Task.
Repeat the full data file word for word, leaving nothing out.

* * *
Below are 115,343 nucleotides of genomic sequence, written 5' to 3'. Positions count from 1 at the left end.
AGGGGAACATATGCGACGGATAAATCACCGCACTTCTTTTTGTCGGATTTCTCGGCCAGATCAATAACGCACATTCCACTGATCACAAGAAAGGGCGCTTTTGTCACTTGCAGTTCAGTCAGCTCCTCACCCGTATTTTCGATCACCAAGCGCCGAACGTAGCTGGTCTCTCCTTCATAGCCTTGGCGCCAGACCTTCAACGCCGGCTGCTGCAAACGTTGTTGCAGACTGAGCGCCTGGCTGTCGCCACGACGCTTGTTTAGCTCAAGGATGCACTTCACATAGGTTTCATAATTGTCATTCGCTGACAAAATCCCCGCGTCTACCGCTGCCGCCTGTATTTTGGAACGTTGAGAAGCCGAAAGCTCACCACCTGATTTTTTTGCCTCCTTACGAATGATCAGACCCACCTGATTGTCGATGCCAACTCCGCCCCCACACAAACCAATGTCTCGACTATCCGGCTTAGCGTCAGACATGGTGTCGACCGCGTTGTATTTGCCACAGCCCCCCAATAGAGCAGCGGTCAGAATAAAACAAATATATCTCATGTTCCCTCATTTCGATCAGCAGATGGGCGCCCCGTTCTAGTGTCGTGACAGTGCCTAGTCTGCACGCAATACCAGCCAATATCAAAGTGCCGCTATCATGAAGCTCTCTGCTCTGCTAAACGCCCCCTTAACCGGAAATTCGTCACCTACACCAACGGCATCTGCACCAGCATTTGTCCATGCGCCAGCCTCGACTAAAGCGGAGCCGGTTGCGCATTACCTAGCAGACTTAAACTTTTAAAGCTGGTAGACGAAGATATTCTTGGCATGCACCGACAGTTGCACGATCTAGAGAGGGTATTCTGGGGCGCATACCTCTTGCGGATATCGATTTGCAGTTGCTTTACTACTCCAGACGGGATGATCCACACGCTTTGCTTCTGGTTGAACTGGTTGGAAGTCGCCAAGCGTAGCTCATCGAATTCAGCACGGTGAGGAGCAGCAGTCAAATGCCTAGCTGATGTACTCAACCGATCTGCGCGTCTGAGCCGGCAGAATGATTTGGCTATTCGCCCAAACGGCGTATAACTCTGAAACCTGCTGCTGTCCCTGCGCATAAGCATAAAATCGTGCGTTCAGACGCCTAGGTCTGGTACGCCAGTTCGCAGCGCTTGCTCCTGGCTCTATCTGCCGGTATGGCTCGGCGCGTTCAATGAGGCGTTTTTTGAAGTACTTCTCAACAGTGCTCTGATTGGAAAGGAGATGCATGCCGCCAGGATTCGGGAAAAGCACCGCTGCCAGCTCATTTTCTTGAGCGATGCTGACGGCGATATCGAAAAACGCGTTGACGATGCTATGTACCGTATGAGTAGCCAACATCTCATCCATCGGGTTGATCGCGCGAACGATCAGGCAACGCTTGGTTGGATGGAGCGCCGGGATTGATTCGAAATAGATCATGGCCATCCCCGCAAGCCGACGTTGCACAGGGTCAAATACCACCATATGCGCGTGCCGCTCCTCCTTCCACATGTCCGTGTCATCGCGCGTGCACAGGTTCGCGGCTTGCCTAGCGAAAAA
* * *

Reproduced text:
Below are 115,343 nucleotides of genomic sequence, written 5' to 3'. Positions count from 1 at the left end.
AGGGGAACATATGCGACGGATAAATCACCGCACTTCTTTTTGTCGGATTTCTCGGCCAGATCAATAACGCACATTCCACTGATCACAAGAAAGGGCGCTTTTGTCACTTGCAGTTCAGTCAGCTCCTCACCCGTATTTTCGATCACCAAGCGCCGAACGTAGCTGGTCTCTCCTTCATAGCCTTGGCGCCAGACCTTCAACGCCGGCTGCTGCAAACGTTGTTGCAGACTGAGCGCCTGGCTGTCGCCACGACGCTTGTTTAGCTCAAGGATGCACTTCACATAGGTTTCATAATTGTCATTCGCTGACAAAATCCCCGCGTCTACCGCTGCCGCCTGTATTTTGGAACGTTGAGAAGCCGAAAGCTCACCACCTGATTTTTTTGCCTCCTTACGAATGATCAGACCCACCTGATTGTCGATGCCAACTCCGCCCCCACACAAACCAATGTCTCGACTATCCGGCTTAGCGTCAGACATGGTGTCGACCGCGTTGTATTTGCCACAGCCCCCCAATAGAGCAGCGGTCAGAATAAAACAAATATATCTCATGTTCCCTCATTTCGATCAGCAGATGGGCGCCCCGTTCTAGTGTCGTGACAGTGCCTAGTCTGCACGCAATACCAGCCAATATCAAAGTGCCGCTATCATGAAGCTCTCTGCTCTGCTAAACGCCCCCTTAACCGGAAATTCGTCACCTACACCAACGGCATCTGCACCAGCATTTGTCCATGCGCCAGCCTCGACTAAAGCGGAGCCGGTTGCGCATTACCTAGCAGACTTAAACTTTTAAAGCTGGTAGACGAAGATATTCTTGGCATGCACCGACAGTTGCACGATCTAGAGAGGGTATTCTGGGGCGCATACCTCTTGCGGATATCGATTTGCAGTTGCTTTACTACTCCAGACGGGATGATCCACACGCTTTGCTTCTGGTTGAACTGGTTGGAAGTCGCCAAGCGTAGCTCATCGAATTCAGCACGGTGAGGAGCAGCAGTCAAATGCCTAGCTGATGTACTCAACCGATCTGCGCGTCTGAGCCGGCAGAATGATTTGGCTATTCGCCCAAACGGCGTATAACTCTGAAACCTGCTGCTGTCCCTGCGCATAAGCATAAAATCGTGCGTTCAGACGCCTAGGTCTGGTACGCCAGTTCGCAGCGCTTGCTCCTGGCTCTATCTGCCGGTATGGCTCGGCGCGTTCAATGAGGCGTTTTTTGAAGTACTTCTCAACAGTGCTCTGATTGGAAAGGAGATGCATGCCGCCAGGATTCGGGAAAAGCACCGCTGCCAGCTCATTTTCTTGAGCGATGCTGACGGCGATATCGAAAAACGCGTTGACGATGCTATGTACCGTATGAGTAGCCAACATCTCATCCATCGGGTTGATCGCGCGAACGATCAGGCAACGCTTGGTTGGATGGAGCGCCGGGATTGATTCGAAATAGATCATGGCCATCCCCGCAAGCCGACGTTGCACAGGGTCAAATACCACCATATGCGCGTGCCGCTCCTCCTTCCACATGTCCGTGTCATCGCGCGTGCACAGGTTCGCGGCTTGCCTAGCGAAAAA